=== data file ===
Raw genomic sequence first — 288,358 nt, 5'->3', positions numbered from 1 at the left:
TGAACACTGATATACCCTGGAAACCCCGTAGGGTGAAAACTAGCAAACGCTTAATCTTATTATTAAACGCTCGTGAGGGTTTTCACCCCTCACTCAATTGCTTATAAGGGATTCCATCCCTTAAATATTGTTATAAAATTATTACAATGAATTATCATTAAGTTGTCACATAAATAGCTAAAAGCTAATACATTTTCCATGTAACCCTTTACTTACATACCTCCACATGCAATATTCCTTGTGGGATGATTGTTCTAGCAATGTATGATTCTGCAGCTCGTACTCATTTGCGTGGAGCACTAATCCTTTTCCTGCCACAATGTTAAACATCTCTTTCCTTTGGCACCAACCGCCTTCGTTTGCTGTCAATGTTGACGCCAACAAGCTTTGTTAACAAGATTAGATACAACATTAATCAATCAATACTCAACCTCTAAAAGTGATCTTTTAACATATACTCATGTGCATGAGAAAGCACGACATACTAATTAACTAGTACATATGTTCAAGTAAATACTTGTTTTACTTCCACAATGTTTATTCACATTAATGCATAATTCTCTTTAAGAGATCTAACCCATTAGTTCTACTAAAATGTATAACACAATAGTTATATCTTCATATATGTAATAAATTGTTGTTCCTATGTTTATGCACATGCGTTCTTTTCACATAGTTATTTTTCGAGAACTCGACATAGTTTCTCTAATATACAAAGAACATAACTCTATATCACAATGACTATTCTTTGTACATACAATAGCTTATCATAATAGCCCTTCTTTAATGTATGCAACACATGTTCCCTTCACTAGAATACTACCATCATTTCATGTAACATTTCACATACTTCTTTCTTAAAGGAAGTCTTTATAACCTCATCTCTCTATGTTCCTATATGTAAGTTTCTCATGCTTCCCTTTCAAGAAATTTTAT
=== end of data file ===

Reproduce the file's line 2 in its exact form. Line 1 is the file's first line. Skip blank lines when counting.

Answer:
TGAACACTGATATACCCTGGAAACCCCGTAGGGTGAAAACTAGCAAACGCTTAATCTTATTATTAAACGCTCGTGAGGGTTTTCACCCCTCACTCAATTGCTTATAAGGGATTCCATCCCTTAAATATTGTTATAAAATTATTACAATGAATTATCATTAAGTTGTCACATAAATAGCTAAAAGCTAATACATTTTCCATGTAACCCTTTACTTACATACCTCCACATGCAATATTCCTTGTGGGATGATTGTTCTAGCAATGTATGATTCTGCAGCTCGTACTCATTTGCGTGGAGCACTAATCCTTTTCCTGCCACAATGTTAAACATCTCTTTCCTTTGGCACCAACCGCCTTCGTTTGCTGTCAATGTTGACGCCAACAAGCTTTGTTAACAAGATTAGATACAACATTAATCAATCAATACTCAACCTCTAAAAGTGATCTTTTAACATATACTCATGTGCATGAGAAAGCACGACATACTAATTAACTAGTACATATGTTCAAGTAAATACTTGTTTTACTTCCACAATGTTTATTCACATTAATGCATAATTCTCTTTAAGAGATCTAACCCATTAGTTCTACTAAAATGTATAACACAATAGTTATATCTTCATATATGTAATAAATTGTTGTTCCTATGTTTATGCACATGCGTTCTTTTCACATAGTTATTTTTCGAGAACTCGACATAGTTTCTCTAATATACAAAGAACATAACTCTATATCACAATGACTATTCTTTGTACATACAATAGCTTATCATAATAGCCCTTCTTTAATGTATGCAACACATGTTCCCTTCACTAGAATACTACCATCATTTCATGTAACATTTCACATACTTCTTTCTTAAAGGAAGTCTTTATAACCTCATCTCTCTATGTTCCTATATGTAAGTTTCTCATGCTTCCCTTTCAAGAAATTTTAT